He will not ring the doorbell;
Instead he scrapes with his fingers
Leaving blood on the paintwork,
Though primroses grow
In circles round his feet.

You do not want to let him in.
You are very busy.
It is late, or early, and besides…
You cannot look at him straight
Because he makes you want to cry.

The dog barks.
The wild god smiles,
Holds out his hand.
The dog licks his wounds
And leads him inside.

The wild god stands in your kitchen.
Ivy is taking over your sideboard;
Mistletoe has moved into the lampshades
And wrens have begun to sing
An old song in the mouth of your kettle.

‘I haven’t much,’ you say
And give him the worst of your food.
He sits at the table, bleeding.
He coughs up foxes.
There are otters in his eyes.

When your wife calls down,
You close the door and
Tell her it’s fine.
You will not let her see
The strange guest at your table.

The wild god asks for whiskey
And you pour a glass for him,
Then a glass for yourself.
Three snakes are beginning to nest
In your voicebox. You cough.

Oh, limitless space.
Oh, eternal mystery.
Oh, endless cycles of death and birth.
Oh, miracle of life.
Oh, the wondrous dance of it all.

You cough again,
Expectorate the snakes and
Water down the whiskey,
Wondering how you got so old
And where your passion went.

The wild god reaches into a bag
Made of moles and nightingale-skin.
He pulls out a two-reeded pipe,
Raises an eyebrow
And all the birds begin to sing.

The fox leaps into your eyes.
Otters rush from the darkness.
The snakes pour through your body.
Your dog howls and upstairs
Your wife both exhalts and weeps at once.

The wild god dances with your dog.
You dance with the sparrows.
A white stag pulls up a stool
And bellows hymns to enchantments.
A pelican leaps from chair to chair.

In the distance, warriors pour from their tombs.
Ancient gold grows like grass in the fields.
Everyone dreams the words to long-forgotten songs.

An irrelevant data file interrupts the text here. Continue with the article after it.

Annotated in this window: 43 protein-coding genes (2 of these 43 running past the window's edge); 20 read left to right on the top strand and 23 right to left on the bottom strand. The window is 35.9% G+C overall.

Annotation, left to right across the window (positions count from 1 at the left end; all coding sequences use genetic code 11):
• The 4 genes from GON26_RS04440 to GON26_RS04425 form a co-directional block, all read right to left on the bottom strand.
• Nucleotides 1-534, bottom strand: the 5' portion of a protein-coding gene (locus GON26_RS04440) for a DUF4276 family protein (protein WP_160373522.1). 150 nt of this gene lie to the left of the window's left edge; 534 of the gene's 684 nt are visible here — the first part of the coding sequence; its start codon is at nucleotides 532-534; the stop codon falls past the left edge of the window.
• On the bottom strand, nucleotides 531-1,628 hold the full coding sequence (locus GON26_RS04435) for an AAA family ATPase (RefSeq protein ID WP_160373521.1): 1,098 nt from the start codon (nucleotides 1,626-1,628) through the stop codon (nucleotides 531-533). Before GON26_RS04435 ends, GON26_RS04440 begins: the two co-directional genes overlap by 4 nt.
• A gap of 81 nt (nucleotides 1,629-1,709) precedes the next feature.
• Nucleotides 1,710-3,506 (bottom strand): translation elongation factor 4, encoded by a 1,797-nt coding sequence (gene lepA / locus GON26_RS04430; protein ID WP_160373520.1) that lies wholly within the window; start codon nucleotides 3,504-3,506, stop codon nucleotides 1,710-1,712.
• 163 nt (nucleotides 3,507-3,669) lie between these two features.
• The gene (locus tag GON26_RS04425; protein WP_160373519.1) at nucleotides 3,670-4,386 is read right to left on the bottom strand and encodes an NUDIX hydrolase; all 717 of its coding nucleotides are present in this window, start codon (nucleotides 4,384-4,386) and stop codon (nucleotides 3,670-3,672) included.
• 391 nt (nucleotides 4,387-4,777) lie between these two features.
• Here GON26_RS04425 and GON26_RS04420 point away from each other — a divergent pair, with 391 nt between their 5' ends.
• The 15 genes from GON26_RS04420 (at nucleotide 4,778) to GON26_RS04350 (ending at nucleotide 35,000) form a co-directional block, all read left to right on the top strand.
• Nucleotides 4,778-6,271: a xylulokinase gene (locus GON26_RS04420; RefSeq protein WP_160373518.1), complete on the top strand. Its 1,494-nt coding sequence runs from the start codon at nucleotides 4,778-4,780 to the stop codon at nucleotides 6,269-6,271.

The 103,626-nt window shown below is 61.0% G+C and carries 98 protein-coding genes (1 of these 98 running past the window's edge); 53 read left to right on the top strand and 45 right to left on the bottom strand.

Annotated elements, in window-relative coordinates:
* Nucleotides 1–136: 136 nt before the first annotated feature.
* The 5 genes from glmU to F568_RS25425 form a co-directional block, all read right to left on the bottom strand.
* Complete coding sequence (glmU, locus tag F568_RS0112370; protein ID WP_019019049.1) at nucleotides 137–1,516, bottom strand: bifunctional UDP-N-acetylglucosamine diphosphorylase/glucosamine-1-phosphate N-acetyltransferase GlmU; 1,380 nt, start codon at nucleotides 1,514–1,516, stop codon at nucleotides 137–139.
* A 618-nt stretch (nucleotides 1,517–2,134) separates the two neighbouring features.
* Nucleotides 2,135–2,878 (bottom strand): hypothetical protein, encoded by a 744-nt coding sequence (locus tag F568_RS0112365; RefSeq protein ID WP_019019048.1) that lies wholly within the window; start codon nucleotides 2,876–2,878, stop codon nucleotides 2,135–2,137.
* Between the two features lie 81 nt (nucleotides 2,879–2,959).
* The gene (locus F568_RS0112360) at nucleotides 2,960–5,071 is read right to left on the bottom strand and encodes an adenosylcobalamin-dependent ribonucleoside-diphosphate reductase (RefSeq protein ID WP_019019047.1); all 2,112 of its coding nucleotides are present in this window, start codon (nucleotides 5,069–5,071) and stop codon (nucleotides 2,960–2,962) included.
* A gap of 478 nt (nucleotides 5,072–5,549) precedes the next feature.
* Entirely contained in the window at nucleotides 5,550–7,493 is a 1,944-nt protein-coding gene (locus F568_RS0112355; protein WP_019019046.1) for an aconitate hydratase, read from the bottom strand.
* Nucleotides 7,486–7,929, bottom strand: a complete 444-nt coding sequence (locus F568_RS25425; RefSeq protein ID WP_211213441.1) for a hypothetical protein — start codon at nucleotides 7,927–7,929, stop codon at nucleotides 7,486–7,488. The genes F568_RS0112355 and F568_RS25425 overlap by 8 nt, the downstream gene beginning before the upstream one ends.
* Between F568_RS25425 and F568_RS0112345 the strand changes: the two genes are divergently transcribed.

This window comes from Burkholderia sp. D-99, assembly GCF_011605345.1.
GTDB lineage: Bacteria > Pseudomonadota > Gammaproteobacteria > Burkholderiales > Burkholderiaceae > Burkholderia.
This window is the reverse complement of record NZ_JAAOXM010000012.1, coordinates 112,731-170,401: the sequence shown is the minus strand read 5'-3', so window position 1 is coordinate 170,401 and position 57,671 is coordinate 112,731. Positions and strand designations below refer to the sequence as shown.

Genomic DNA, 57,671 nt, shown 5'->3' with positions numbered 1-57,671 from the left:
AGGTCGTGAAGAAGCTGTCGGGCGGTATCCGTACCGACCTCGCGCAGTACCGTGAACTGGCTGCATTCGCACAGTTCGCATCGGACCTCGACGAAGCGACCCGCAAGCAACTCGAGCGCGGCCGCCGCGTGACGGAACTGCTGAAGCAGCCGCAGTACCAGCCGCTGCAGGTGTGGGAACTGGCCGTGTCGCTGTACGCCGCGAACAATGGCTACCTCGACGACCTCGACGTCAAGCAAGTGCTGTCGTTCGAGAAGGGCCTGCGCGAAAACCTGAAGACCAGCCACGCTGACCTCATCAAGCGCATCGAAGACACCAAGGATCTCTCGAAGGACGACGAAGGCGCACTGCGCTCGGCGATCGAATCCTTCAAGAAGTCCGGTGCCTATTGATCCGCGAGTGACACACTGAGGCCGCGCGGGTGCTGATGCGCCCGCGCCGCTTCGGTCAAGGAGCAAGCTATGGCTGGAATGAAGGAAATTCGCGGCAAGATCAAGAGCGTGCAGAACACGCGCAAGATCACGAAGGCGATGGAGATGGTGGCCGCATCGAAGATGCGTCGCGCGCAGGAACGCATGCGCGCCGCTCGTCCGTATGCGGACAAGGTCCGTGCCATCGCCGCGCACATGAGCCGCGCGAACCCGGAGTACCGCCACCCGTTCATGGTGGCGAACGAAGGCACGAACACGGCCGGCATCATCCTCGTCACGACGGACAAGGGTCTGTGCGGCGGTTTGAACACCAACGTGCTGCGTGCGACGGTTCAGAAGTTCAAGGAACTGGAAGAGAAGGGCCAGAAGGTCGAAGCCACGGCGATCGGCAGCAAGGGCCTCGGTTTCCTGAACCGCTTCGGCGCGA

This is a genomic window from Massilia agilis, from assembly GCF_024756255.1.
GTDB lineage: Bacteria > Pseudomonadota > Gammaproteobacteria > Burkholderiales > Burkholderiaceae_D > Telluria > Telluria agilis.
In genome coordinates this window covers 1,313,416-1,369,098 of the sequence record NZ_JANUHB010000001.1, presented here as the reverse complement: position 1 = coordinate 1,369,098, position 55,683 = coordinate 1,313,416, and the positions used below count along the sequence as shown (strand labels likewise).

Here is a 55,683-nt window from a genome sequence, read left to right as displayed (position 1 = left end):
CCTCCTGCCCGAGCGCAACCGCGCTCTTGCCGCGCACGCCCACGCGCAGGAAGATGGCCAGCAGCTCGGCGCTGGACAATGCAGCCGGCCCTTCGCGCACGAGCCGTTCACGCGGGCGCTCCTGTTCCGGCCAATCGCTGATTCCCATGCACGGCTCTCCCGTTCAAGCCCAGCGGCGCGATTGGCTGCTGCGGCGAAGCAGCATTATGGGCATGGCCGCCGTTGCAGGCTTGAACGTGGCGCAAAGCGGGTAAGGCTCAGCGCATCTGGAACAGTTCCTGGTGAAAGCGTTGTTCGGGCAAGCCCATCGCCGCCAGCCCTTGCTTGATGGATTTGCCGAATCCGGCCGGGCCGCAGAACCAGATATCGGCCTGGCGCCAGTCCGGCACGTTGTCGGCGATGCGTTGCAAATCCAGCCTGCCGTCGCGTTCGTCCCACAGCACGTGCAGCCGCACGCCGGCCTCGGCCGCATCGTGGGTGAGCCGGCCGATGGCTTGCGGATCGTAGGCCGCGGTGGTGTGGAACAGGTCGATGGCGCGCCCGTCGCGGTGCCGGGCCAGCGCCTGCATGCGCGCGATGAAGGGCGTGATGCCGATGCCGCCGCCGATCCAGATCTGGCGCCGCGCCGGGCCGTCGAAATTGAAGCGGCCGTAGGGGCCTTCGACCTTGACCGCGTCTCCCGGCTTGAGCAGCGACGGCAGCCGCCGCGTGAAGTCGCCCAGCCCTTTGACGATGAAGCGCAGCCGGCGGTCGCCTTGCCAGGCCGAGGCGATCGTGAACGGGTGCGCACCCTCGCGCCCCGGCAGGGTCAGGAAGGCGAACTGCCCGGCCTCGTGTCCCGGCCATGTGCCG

The hills echo and the grey stones ring
With laughter and madness and pain.

In the middle of the dance,
The house takes off from the ground.
Clouds climb through the windows;
Lightning pounds its fists on the table.
The moon leans in through the window.

The wild god points to your side.
You are bleeding heavily.
You have been bleeding for a long time,
Possibly since you were born.
There is a bear in the wound.

‘Why did you leave me to die?’
Asks the wild god and you say:
‘I was busy surviving.
The shops were all closed;
I didn’t know how. I’m sorry.’

Listen to them:
The fox in your neck and
The snakes in your arms and
The wren and the sparrow and the deer…
The great un-nameable beasts
In your liver and your kidneys and your heart…

There is a symphony of howling.
A cacophony of dissent.
The wild god nods his head and
You wake on the floor holding a knife,
A bottle and a handful of black fur.

Your dog is asleep on the table.
Your wife is stirring, far above.
Your cheeks are wet with tears;
Your mouth aches from laughter or shouting.
A black bear is sitting by the fire.

Sometimes a wild god comes to the table.
He is awkward and does not know the ways
Of porcelain, of fork and mustard and silver.
His voice makes vinegar from wine
And brings the dead to life.